100 patients were randomly selected from the fixed orthodontic patients, 50 males and 50 males, aged between 12 and 16 years old, with permanent teeth. All patients were treated with the standard square wire arch technique, and the average treatment period was 20 months, which was set as the observation group. The control group consisted of a random selection of 200 normal people aged 12-16 years without fixed correction, 100 men and women each.
Inclusion criteria. The experimental group had normal tooth morphology, well-developed enamel, and no hard tissue diseases such as enamel demineralization, fluorosis, and tetracycline. The control group was those with normal tooth morphology, no enamel development defects, and no enamel demineralization.
Exclusion criteria. The experimental group was unable to follow up on time and adhere to treatment, and the control group were tetracycline teeth, fluorosis teeth, and other enamel development defects .
2.3. Synthesis of Nanometer Amorphous Calcium Phosphate (NACP)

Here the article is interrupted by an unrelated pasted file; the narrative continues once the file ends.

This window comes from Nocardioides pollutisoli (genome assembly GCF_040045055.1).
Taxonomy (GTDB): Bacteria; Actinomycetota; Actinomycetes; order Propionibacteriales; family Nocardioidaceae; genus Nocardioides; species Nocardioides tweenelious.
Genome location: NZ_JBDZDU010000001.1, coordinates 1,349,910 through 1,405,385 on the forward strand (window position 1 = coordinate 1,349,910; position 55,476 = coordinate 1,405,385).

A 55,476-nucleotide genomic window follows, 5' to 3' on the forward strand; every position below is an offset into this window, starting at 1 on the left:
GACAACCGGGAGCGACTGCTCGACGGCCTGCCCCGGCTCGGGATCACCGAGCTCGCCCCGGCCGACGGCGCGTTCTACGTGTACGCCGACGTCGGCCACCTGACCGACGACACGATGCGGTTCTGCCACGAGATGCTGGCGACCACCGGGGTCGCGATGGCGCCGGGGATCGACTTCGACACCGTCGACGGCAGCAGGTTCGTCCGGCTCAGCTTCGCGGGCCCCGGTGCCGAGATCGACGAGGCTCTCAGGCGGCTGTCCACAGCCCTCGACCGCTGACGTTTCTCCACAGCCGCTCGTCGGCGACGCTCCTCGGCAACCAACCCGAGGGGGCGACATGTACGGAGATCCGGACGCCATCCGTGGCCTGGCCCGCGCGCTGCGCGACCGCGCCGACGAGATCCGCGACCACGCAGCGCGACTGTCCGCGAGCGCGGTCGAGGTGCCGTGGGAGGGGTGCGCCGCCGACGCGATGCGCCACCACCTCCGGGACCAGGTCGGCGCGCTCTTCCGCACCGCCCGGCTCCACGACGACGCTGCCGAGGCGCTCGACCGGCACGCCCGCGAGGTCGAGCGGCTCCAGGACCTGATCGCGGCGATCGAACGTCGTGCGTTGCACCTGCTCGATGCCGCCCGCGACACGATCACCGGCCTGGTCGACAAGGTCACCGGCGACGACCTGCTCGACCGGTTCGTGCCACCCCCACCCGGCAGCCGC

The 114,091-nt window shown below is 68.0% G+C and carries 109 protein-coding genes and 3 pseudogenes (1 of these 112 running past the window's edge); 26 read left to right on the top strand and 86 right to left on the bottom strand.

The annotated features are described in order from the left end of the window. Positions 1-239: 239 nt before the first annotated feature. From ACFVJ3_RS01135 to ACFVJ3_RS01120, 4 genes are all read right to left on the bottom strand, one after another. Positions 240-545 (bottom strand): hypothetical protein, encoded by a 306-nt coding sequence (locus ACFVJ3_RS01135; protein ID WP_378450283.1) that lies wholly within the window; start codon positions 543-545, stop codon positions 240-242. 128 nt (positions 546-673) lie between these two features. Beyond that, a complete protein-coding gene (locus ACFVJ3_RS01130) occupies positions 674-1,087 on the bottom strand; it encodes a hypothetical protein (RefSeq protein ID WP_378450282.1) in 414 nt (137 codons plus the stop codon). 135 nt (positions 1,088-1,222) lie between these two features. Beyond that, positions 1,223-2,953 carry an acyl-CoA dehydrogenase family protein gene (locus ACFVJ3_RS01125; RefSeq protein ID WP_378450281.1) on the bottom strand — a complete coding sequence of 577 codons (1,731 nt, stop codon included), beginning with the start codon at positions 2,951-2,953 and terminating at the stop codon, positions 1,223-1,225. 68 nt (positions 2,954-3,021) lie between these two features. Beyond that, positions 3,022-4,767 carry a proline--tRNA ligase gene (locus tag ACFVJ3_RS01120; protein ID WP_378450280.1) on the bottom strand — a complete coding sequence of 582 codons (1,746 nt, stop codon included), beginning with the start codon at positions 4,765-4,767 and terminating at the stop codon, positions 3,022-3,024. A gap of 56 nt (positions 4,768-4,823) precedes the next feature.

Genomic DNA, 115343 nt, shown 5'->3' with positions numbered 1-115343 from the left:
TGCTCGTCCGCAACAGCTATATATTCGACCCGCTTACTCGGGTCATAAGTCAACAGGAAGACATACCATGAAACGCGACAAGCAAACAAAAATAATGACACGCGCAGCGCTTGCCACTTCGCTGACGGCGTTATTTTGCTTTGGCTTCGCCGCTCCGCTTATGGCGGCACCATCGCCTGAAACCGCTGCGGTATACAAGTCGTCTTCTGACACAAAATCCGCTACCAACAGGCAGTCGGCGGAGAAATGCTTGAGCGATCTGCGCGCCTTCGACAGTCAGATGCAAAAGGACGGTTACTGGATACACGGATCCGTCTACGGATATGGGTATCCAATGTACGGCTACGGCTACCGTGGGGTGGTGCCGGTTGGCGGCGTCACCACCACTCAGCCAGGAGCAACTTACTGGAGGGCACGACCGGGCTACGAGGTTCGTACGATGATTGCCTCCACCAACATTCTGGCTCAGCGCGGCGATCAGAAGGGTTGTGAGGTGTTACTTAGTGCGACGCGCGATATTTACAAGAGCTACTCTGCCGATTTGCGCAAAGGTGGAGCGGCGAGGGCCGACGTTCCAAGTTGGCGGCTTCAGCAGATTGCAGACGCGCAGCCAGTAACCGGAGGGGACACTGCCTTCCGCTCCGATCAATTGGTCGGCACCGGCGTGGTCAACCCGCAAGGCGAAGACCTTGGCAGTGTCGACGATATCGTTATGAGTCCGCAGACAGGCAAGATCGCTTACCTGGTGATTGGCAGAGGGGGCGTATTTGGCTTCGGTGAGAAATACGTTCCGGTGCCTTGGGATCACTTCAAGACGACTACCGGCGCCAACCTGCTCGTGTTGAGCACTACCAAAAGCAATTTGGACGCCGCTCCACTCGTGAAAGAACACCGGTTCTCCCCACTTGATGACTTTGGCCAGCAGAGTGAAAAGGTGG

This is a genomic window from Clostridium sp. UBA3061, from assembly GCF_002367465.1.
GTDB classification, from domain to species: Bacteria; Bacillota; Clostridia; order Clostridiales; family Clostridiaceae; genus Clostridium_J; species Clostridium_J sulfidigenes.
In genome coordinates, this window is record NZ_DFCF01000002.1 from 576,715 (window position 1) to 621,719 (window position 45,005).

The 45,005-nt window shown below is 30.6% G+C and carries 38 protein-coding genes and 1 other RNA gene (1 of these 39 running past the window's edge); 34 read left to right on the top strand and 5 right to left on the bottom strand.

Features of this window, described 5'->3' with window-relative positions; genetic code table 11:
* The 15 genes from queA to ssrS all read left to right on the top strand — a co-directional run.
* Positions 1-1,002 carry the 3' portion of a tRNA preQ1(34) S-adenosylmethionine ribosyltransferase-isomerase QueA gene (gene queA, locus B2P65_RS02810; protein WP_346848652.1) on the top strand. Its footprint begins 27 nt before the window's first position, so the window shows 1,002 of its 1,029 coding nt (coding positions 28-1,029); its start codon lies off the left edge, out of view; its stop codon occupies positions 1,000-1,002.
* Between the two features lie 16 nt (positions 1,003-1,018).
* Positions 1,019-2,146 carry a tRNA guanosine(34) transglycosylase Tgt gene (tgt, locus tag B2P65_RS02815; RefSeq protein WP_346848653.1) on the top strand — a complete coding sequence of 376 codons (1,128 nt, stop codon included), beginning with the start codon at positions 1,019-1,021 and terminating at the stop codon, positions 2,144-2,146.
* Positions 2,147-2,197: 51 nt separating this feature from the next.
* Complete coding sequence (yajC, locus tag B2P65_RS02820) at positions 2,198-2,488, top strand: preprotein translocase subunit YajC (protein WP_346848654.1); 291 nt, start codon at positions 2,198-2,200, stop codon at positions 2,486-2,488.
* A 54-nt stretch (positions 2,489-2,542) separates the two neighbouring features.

Spray-drying technology was used to synthesize NACP. 1.5125 g anhydrous acetic acid was added to 500 mL distilled water to prepare a spray solution. Then, 0.8 g calcium carbonate (CaCO3) and 5.094 g anhydrous calcium hydrogen phosphate (CaHPO4) were dissolved in acetic acid solution. Add distilled water to the solution until the total volume of the solution reaches 1 L. The concentration of acetic acid is 25 mmol/L. The solution is sprayed by a nozzle located in a spray chamber with hot air flow at 10 mL/min feed rate. The collected dry particles were dispersed with absolute ethanol, vibrated with ultrasonic for 10 minutes, dropped on a 200 ordinary carbon support films, and observed by transmission electron microscope (TEM) after drying. The powder specific bet (Brunauer-Emmet-Teller) specific surface area was analyzed using a physical/chemical adsorption analyzer . The preparation of NACP nanoparticles is shown in Figure 1.